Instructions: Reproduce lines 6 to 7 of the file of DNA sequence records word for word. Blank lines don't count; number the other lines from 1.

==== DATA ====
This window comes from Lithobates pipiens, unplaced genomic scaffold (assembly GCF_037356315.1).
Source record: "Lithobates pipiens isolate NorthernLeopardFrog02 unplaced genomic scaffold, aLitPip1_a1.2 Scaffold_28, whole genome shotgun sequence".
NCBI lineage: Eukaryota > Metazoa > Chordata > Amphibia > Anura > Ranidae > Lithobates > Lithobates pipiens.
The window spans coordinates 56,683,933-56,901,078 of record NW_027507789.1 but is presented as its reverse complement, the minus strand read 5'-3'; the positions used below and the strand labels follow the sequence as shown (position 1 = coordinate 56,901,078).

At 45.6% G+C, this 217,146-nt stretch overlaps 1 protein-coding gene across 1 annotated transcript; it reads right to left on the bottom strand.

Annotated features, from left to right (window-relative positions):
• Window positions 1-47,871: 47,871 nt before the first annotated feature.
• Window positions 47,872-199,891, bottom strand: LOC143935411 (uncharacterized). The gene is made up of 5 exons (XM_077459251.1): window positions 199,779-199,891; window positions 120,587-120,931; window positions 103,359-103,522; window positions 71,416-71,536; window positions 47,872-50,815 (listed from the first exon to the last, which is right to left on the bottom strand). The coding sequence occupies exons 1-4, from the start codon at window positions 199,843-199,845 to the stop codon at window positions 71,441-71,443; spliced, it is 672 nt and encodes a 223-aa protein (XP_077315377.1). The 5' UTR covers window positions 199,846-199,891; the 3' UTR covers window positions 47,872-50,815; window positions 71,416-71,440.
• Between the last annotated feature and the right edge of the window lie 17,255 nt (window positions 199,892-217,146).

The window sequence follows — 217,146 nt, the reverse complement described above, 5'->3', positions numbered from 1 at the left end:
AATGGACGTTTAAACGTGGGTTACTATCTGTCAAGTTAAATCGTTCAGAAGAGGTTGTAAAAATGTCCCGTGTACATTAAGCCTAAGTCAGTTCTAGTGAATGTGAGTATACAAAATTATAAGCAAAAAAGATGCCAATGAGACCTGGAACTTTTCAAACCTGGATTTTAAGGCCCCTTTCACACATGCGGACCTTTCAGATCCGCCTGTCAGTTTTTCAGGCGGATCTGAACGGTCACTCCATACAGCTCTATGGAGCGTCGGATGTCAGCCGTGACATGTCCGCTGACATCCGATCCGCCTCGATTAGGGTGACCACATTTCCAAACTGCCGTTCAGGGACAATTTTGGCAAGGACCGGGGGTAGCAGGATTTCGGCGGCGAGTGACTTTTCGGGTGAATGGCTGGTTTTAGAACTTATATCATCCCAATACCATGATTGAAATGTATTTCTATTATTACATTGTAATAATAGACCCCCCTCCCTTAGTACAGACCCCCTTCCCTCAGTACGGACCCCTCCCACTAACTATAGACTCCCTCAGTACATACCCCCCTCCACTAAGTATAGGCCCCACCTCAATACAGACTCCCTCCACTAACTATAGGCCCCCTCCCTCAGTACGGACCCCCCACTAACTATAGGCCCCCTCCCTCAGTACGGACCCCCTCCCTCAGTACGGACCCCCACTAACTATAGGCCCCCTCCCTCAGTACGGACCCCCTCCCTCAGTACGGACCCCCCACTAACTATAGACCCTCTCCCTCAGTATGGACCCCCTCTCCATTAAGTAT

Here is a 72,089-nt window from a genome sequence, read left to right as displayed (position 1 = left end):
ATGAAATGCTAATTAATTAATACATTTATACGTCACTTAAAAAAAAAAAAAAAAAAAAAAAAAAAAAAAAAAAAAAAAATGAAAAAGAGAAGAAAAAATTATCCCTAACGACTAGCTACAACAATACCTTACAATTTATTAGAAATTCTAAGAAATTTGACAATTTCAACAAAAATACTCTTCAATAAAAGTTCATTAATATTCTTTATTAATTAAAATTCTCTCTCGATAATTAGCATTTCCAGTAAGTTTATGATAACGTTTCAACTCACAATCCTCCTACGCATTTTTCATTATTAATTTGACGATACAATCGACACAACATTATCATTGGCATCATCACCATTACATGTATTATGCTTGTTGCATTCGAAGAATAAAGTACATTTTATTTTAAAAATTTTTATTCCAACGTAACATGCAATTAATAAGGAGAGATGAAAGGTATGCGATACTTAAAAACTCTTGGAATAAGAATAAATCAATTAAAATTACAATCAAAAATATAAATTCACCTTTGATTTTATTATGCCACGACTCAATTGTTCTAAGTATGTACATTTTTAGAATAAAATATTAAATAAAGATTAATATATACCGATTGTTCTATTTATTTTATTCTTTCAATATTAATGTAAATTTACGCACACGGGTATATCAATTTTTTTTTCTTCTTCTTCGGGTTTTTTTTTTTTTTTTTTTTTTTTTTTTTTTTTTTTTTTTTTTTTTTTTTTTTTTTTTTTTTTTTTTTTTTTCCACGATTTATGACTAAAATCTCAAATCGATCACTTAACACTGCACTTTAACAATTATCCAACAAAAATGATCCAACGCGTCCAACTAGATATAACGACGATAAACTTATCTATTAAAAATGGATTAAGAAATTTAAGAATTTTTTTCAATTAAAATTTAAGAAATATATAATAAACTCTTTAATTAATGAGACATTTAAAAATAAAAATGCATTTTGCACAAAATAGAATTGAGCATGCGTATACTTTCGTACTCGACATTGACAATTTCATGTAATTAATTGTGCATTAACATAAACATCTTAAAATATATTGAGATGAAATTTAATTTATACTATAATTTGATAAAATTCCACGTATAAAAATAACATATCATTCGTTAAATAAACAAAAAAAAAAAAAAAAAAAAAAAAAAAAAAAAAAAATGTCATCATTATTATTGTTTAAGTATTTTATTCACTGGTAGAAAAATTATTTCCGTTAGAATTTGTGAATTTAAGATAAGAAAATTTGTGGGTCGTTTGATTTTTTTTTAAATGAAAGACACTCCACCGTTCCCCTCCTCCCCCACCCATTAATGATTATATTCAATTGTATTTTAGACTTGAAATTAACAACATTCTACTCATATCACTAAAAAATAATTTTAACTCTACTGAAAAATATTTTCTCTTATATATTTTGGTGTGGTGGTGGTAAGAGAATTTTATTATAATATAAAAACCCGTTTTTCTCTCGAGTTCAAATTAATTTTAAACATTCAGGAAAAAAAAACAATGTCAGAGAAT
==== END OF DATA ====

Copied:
Annotated features, from left to right (window-relative positions):
• Window positions 1-47,871: 47,871 nt before the first annotated feature.